Stack Overflow is a community of 4.7 million programmers, just like you, helping each other.

Join them; it only takes a minute:

Sign up
Join the Stack Overflow community to:
  1. Ask programming questions
  2. Answer and help your peers
  3. Get recognized for your expertise

If the .git folder that was created using linux is copied to windows, will it work?

share|improve this question
Why not just clone it? – Shep Apr 20 '12 at 13:20
@Shep because I am using git-svn in a huuuge repository, copying my .git will save me a few hours. – André Puel Apr 20 '12 at 14:01
up vote 7 down vote accepted

Yes, it will be okay - I work like this myself - on two computers with Linux and Windows .git directory is synced by dropbox, and there are absolutely no problems at all :)

btw - .hg works equally well.

share|improve this answer
seems like a weird workflow... So is the entire working tree also synced by dropbox? – Shep Apr 20 '12 at 13:28
Well, it's my master's thesis, so it's not large tree :] but I did worked like this on small java projects etc, where I didn't pushed it anywhere, just worked on local repo. Fun and easy, while project is small :) – Bugari Apr 20 '12 at 13:31

Yes I am using it with gitflow extension on Linux and msysGit + TortoiseGit on Windows it uses the .git folder well.

But be very careful with the inverse. By copying git folders from Windows to Linux there will be :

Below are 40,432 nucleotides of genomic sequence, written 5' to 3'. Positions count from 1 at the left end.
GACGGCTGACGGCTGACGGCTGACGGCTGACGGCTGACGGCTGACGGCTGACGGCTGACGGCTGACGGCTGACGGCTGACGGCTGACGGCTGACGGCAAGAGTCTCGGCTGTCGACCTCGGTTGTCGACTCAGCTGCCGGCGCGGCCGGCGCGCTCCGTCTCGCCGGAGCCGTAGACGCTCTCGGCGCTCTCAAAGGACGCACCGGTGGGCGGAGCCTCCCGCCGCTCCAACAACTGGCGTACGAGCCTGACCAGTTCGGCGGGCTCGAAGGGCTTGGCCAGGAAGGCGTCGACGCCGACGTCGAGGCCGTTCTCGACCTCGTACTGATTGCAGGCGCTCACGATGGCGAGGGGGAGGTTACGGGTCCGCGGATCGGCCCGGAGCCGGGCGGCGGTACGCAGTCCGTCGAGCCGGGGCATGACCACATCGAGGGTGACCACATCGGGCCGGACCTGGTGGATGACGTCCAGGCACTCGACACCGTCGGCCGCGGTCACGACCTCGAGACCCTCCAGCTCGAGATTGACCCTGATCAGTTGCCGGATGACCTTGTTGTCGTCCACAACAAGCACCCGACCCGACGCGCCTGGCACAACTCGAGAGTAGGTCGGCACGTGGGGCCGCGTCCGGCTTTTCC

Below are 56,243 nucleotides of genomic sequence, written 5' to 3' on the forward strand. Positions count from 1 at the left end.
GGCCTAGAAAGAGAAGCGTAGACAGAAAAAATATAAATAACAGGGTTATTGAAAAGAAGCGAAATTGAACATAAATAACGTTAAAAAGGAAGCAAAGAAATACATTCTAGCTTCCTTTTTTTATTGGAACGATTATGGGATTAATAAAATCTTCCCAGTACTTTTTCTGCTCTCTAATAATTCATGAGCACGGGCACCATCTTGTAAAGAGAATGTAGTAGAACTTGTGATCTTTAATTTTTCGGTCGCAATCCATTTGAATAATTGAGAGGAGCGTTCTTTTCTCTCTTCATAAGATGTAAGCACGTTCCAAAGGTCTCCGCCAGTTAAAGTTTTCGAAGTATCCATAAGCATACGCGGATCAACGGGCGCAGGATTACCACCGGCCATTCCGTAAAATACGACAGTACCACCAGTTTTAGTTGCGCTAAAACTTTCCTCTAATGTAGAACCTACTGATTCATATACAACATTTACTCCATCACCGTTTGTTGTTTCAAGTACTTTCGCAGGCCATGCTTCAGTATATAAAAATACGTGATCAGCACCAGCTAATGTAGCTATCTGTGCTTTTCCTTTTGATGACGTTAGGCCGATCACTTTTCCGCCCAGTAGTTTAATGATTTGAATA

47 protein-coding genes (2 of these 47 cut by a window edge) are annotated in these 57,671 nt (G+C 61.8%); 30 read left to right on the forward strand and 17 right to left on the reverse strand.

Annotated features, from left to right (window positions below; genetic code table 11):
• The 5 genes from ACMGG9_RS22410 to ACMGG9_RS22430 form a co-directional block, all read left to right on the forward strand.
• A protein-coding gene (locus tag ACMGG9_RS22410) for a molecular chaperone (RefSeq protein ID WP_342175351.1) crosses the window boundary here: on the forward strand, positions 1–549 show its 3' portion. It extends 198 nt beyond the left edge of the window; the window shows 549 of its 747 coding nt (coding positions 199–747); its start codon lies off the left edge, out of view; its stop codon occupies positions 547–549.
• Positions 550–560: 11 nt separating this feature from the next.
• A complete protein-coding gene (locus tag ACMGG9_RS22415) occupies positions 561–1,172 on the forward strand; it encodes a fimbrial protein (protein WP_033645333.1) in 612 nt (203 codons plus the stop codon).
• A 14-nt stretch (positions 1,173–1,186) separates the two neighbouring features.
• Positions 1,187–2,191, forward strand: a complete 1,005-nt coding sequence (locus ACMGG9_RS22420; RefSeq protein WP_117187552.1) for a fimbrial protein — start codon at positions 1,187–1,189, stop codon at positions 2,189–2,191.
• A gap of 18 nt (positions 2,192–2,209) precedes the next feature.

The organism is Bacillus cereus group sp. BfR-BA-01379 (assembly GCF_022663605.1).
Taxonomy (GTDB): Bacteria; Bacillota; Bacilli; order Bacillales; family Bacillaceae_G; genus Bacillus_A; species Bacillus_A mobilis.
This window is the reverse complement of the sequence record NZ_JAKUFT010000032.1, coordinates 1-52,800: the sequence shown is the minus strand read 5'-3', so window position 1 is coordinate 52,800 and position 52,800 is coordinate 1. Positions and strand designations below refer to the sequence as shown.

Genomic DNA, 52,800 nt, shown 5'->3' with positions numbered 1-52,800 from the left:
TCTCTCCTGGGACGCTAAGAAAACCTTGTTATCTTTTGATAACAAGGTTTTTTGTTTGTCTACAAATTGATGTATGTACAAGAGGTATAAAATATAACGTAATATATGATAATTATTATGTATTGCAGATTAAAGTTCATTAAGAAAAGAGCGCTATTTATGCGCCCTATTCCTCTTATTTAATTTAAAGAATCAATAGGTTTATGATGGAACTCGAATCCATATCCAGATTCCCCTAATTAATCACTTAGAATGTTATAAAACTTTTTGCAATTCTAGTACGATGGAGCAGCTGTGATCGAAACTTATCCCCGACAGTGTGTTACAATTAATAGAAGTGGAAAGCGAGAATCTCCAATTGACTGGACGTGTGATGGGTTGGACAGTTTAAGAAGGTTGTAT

1. many Windows carriage returns in files
  2. files permission changes

MsysGit manages it well on Windows but on Linux before commit/push you will have to : use dos2unix for 1. and chmod 644 on files for 2. git status and git diff will help you.

share|improve this answer

It is, I've worked with the same repo from both Windows and Linux boxes and it works fine. When you work in Git Windows, everytime you push to a remote Linux repo, git will convert the line ending from Windows to Linux style.

share|improve this answer
sure, but it doesn't sound like that's what the OP is asking. If I'm not mistaken, the .git directory is being copied directly, not cloned / pushed / pulled. – Shep Apr 20 '12 at 13:45
I don't think git changes line endings, it is probably your text editor/IDE that is changing the line endings. In the git config, you can also set to ignore line endings changes. – jimiyash Apr 20 '12 at 18:36
Git will change line ending at the point of adding the file, but only if the config settings request it. A similar process happens when the file is checked out. For a mixed environment it is common that the in-repo settings are Linux LF style, with the Windows boxes doing the changes they expect. Copying the .git directory doesn't change that common setting for the repo content. – Philip Oakley Apr 22 '12 at 22:12

Your Answer


By posting your answer, you agree to the privacy policy and terms of service.

Not the answer you're looking for? Browse other questions tagged or ask your own question.